Celebrating Success: A Reflection on the Inaugural SSC 2013 Student Conference

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Nathaniel Payne, Research & Analytics, Overinteractive Media, Inc., Department of Statistics, Simon Fraser University and Mireille Schnitzer, Postdoctoral Researcher in Biostatistics, Harvard School of Public Health

Graduate and undergraduate students from across Canada gathered May 25 in Edmonton at the University of Alberta for the inaugural Statistical Society of Canada’s Student Conference. The event—made possible with support from the Statistical Society of Canada, University of Alberta, CRC Press, and PIMS—was attended by more than 70 students and exceeded everyone’s expectations. These students, and many supportive faculty members, came together to participate in sessions covering professional skill development, industry careers, and research.

The student conference kicked off with opening addresses by SSC President Christian Léger and conference chair, Mireille Schnitzer. Following lunch, students attended talks given by Ori Stitelman, a data scientist at Wells Fargo; Matthias Schonlau, a professor at the University of Waterloo; and Kathryn Mills, manager at Canada Border Services. During each session, students heard about the importance of communication, both written and oral. They learned how important networking is. They also heard about the success that can follow when one is persistent, proactive, enthusiastic, and dedicated to excellence. Finally, they learned how significantly teamwork, leadership, and time management can affect their long-term career success.

Following the career talks, students attended skills sessions focusing on either CV/résumé preparation (presented by the University of Alberta Career Centre) or the graduate student experience. During the well-attended graduate student experience presentation, students heard from the graduate student panel about the importance of setting goals and being self disciplined. They learned about the importance of presenting themselves as professionals, as well as the benefits of getting involved in national conferences and societies. Finally, the panel members discussed the various challenges they have faced, their most important decisions, and their mistakes.

After the keynote sessions, student work was front and center. First, students presented posters at a large session open to all conference attendees. Following this, students attended one of three contributed oral sessions chaired by a team of graduate students. During these presentations, students had the opportunity to share their research with their peers, answer questions, and propose future research ideas. Undergraduate students also were eligible to participate in a poster and oral presentation competition. Their work was assessed by faculty and senior student judges, with helpful feedback given after the conference. This experience and the resulting feedback helped many students prepare for forthcoming presentations at the SSC Annual Conference, which kicked off on May 26.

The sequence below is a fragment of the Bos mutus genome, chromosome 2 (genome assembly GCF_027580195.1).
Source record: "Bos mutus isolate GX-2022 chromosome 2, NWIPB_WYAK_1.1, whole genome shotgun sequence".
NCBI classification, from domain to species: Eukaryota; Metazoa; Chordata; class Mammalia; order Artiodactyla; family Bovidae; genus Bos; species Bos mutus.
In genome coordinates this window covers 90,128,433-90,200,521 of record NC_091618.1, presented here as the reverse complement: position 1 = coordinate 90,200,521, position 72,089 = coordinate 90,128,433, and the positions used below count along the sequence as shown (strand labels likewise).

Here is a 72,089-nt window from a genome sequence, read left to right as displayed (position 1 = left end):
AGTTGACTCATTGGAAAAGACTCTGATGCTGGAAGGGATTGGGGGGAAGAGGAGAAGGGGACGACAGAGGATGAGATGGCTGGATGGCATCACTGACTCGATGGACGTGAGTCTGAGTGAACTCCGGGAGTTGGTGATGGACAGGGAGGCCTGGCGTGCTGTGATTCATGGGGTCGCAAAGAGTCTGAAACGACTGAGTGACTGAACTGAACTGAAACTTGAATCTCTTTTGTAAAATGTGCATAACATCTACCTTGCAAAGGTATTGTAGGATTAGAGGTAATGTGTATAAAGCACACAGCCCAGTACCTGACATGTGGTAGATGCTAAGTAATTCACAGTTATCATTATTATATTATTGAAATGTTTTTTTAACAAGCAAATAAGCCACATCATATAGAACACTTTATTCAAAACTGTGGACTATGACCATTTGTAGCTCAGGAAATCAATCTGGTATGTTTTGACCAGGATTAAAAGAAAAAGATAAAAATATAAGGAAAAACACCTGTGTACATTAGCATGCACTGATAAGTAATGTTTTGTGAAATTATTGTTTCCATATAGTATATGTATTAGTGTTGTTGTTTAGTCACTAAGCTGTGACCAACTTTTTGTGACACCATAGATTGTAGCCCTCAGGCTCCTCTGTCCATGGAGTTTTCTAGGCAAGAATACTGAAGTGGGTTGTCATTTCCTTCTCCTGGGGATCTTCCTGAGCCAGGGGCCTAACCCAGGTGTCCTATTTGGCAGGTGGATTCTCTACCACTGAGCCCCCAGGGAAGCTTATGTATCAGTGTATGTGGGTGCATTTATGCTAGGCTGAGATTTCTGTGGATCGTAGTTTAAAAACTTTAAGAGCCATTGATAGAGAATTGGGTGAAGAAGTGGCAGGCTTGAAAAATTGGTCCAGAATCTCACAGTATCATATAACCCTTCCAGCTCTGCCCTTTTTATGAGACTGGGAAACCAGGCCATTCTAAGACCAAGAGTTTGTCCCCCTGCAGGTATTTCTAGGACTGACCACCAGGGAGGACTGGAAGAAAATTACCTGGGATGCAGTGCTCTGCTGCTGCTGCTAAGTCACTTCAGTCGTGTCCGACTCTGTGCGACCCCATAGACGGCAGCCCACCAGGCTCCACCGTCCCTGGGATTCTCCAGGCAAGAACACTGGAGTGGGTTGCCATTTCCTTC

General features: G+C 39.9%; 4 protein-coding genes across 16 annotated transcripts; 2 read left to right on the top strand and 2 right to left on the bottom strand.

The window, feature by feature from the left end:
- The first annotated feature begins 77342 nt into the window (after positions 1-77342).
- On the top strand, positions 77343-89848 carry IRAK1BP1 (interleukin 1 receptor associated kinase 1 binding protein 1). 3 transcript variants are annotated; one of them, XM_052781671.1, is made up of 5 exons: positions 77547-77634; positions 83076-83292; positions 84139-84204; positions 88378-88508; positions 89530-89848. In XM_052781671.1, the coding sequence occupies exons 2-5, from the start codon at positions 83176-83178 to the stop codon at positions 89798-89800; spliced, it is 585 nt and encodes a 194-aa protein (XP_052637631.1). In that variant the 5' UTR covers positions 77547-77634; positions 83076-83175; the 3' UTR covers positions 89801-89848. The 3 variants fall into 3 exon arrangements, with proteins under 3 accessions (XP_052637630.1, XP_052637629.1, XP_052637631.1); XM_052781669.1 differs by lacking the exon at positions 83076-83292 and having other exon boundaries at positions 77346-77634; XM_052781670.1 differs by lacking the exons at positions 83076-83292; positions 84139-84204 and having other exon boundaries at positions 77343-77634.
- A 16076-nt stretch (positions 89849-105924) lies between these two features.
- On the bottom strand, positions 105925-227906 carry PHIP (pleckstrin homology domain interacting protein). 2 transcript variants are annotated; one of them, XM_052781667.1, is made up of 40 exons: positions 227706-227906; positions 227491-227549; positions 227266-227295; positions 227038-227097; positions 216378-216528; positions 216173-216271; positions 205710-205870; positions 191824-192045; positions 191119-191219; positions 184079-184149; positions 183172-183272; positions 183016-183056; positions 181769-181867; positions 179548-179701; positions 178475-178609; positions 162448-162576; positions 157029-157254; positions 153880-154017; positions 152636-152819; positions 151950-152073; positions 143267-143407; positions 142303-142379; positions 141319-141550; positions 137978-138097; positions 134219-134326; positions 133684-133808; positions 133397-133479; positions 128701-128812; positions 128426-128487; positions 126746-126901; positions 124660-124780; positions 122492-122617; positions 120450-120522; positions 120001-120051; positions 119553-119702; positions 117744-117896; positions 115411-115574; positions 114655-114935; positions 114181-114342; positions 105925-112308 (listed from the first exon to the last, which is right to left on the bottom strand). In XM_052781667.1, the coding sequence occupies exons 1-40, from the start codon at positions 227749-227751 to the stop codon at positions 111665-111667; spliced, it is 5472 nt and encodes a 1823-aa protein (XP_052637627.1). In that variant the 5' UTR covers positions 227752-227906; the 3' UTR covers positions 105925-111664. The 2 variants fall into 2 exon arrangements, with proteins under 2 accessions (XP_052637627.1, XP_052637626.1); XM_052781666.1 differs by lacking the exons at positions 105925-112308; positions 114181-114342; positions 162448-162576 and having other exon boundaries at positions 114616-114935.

After the presentations were complete, the conference closed with a humorous, yet insightful, keynote address by Jeffrey Rosenthal from the University of Toronto. Rosenthal shared stories from his academic past and gave advice to students in various stages of their careers. Without question, his passion for statistics and his award-winning work inspired the audience. Moreover, his openness and curiosity paved the way for a phenomenal social evening attended by both faculty members and students.

The inaugural SSC student conference was a resounding success. Held in the International Year of Statistics, the student conference demonstrated what is possible when passionate students and faculty come together to build something for their peers. Furthermore, the success at this event has already paved the way for a second, larger conference in 2014 that will precede the 2014 SSC Conference at the University of Toronto. It also helped many student researchers prepare for presentations that took place at the 2013 Joint Statistical Meetings in Montréal.

After reading through the feedback forms and talking to students, it was clear that the attendees’ experiences were overwhelmingly positive. Sitting in Hudson’s Canadian Tap House, many students responded enthusiastically when asked whether the conference affected them personally. For some, the conference was an amazing personal and professional experience that enabled them to present research in a non-threatening environment. For others, it provided the opportunity to network with other student researchers and professionals from across Canada, gain insight into the job market, and build game-changing relationships with successful statisticians. Overall, the conference provided everyone who attended with the opportunity to develop relationships with future colleagues. These relationships, and the resulting work in both academia and industry, will undoubtedly change the face of statistics globally!